For example, one function creates a list via consing:
fun example1 _ _  =  | example1 f g (x::xs) = if f x then (g x)::(example1 f g xs) else x::(example1 f g xs)
One creates a list via tail-call accumulator:
fun example2 f g xs = let fun loop acc  = acc | loop acc (x::xs') = if f x then loop (acc@[(g x)]) xs' else loop (acc@[x]) xs' in loop  xs end
to produce the same list given the same arguments.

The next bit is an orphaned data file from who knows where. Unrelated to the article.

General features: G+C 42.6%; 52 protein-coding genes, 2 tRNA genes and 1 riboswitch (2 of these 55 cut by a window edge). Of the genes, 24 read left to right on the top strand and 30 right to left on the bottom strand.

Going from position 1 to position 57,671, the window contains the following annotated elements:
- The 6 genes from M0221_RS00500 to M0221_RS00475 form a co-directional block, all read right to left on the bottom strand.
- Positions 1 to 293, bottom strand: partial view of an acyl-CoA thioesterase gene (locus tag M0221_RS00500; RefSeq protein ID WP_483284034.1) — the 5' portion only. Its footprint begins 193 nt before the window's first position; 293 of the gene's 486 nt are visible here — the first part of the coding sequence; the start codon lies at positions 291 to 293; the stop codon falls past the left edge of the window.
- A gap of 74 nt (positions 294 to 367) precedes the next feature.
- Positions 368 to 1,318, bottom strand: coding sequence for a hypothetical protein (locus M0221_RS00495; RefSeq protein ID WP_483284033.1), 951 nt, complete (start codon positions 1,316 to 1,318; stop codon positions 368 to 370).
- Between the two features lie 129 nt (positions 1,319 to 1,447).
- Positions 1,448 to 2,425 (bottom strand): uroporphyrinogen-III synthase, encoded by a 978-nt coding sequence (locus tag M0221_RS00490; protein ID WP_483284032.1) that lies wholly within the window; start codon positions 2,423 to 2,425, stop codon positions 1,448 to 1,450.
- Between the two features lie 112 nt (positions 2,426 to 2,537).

Which function has better running time?
Does append operation
@ traverse to the end of the list to append and end up with the same running time with consing solution, but using much less space and slightly more complicated code?
Does consing or appending create an entire new element (deep copy of object), even if there's no change to the original element or it simply reuses the existing elements?
This question gives a more concrete example for this question